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Tinnitus is a common disorder characterized by ringing in the ear in the absence of sound. Converging evidence suggests that tinnitus pathophysiology involves damage to peripheral and/or central auditory pathways. However, whether auditory system dysfunction is sufficient to explain chronic tinnitus is unclear, especially in light of evidence implicating(More)
Tinnitus is a common auditory disorder characterized by a chronic ringing or buzzing "in the ear."Despite the auditory-perceptual nature of this disorder, a growing number of studies have reported neuroanatomical differences in tinnitus patients outside the auditory-perceptual system. Some have used this evidence to characterize chronic tinnitus as(More)
It has long been known that subjective tinnitus, a constant or intermittent phantom sound perceived by 10 to 15% of the adult population, is not a purely auditory phenomenon but is also tied to limbic-related brain regions. Supporting evidence comes from data indicating that stress and emotion can modulate tinnitus, and from brain imaging studies showing(More)
In most microarray assays, labeled cDNA molecules derived from reference and query RNA samples are co-hybridized to probes arrayed on a glass surface. Gene expression profiles are then calculated for each gene based on the relative hybridization intensities measured between the two samples. The most commonly used reference samples are typically isolates(More)
Genetic studies on spontaneous mouse mutants with hearing defects have provided important insights into the function of genes expressed in inner ear hair cells. Here we report on our genetic analyses of the deaf mutants varitint-waddler (Va) and jerker (Espnje). A high-resolution genetic map localizes VaJ to a 0.14 +/- 0.08 cM region between D3Mit85 and(More)
Tinnitus is an increasingly common disorder in which patients experience phantom auditory sensations, usually ringing or buzzing in the ear. Tinnitus pathophysiology has been repeatedly shown to involve both auditory and non-auditory brain structures, making network-level studies of tinnitus critical. In this magnetic resonance imaging (MRI) study, two(More)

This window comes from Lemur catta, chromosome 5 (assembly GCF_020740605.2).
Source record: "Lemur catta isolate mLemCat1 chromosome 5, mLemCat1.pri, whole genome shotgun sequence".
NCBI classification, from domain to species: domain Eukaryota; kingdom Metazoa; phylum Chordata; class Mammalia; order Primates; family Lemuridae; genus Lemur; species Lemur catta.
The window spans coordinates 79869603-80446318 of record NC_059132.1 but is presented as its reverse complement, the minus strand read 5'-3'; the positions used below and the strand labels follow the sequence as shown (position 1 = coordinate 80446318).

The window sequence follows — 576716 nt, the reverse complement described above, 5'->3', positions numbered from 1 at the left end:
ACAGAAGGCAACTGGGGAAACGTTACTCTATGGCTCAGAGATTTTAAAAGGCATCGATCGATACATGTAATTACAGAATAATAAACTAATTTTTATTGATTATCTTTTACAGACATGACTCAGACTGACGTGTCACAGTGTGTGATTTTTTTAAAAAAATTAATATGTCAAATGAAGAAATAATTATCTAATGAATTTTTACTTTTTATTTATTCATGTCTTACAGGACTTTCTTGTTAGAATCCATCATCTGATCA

Protein kinase C isoforms PKC-delta and PKC-gamma are expressed in Purkinje cells in the uvula-nodulus of the cerebellum. We examined the effect of Purkinje cell activity on the transcription, expression and intracellular distribution of PKC-delta and PKC-gamma. Relative changes in activity were induced by unilateral labyrinthectomy (UL), decreasing the(More)
The goal of this investigation was to test the hypothesis that unilateral damage to the vestibular end-organ (labyrinthectomy) stimulates polyamine synthesis in central vestibular neural structures that mediate the process of behavioral recovery (vestibular compensation). Pharmacological studies have shown that compensation can be altered by(More)
Neurotransmitter transporters limit transmitter concentration at the postsynaptic membrane by removing neurotransmitters from the synaptic cleft. Not only do neurotransmitter transporters contribute to the regulation of synaptic transmission, but they themselves might be dynamically regulated by neuronal activity of the neurons in which they are expressed.(More)
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